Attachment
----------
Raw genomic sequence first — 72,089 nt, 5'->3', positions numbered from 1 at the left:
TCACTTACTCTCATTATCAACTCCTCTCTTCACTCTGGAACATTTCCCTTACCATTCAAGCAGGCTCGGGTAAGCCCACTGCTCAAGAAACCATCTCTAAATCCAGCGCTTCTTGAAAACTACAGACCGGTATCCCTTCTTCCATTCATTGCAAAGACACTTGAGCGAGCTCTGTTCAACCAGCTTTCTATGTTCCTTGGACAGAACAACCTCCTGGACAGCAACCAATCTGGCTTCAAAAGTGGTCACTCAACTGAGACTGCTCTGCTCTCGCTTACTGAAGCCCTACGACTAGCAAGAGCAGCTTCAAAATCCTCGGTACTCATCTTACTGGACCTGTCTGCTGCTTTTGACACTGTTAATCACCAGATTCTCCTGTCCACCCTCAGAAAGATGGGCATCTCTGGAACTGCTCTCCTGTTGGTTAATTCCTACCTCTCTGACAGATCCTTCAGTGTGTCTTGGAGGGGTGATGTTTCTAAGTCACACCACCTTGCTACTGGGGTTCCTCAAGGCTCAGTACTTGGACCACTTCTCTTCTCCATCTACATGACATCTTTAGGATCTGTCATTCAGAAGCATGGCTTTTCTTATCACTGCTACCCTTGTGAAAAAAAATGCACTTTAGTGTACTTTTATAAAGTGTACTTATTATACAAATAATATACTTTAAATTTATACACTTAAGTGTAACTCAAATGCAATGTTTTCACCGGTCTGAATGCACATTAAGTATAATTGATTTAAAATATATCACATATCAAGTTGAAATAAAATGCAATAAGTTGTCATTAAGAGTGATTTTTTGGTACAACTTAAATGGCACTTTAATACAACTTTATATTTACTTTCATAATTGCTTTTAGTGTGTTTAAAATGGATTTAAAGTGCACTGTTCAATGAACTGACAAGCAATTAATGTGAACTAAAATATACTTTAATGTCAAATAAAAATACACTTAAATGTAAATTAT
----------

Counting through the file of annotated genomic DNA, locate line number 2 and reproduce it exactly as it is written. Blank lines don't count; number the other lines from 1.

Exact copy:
TCACTTACTCTCATTATCAACTCCTCTCTTCACTCTGGAACATTTCCCTTACCATTCAAGCAGGCTCGGGTAAGCCCACTGCTCAAGAAACCATCTCTAAATCCAGCGCTTCTTGAAAACTACAGACCGGTATCCCTTCTTCCATTCATTGCAAAGACACTTGAGCGAGCTCTGTTCAACCAGCTTTCTATGTTCCTTGGACAGAACAACCTCCTGGACAGCAACCAATCTGGCTTCAAAAGTGGTCACTCAACTGAGACTGCTCTGCTCTCGCTTACTGAAGCCCTACGACTAGCAAGAGCAGCTTCAAAATCCTCGGTACTCATCTTACTGGACCTGTCTGCTGCTTTTGACACTGTTAATCACCAGATTCTCCTGTCCACCCTCAGAAAGATGGGCATCTCTGGAACTGCTCTCCTGTTGGTTAATTCCTACCTCTCTGACAGATCCTTCAGTGTGTCTTGGAGGGGTGATGTTTCTAAGTCACACCACCTTGCTACTGGGGTTCCTCAAGGCTCAGTACTTGGACCACTTCTCTTCTCCATCTACATGACATCTTTAGGATCTGTCATTCAGAAGCATGGCTTTTCTTATCACTGCTACCCTTGTGAAAAAAAATGCACTTTAGTGTACTTTTATAAAGTGTACTTATTATACAAATAATATACTTTAAATTTATACACTTAAGTGTAACTCAAATGCAATGTTTTCACCGGTCTGAATGCACATTAAGTATAATTGATTTAAAATATATCACATATCAAGTTGAAATAAAATGCAATAAGTTGTCATTAAGAGTGATTTTTTGGTACAACTTAAATGGCACTTTAATACAACTTTATATTTACTTTCATAATTGCTTTTAGTGTGTTTAAAATGGATTTAAAGTGCACTGTTCAATGAACTGACAAGCAATTAATGTGAACTAAAATATACTTTAATGTCAAATAAAAATACACTTAAATGTAAATTAT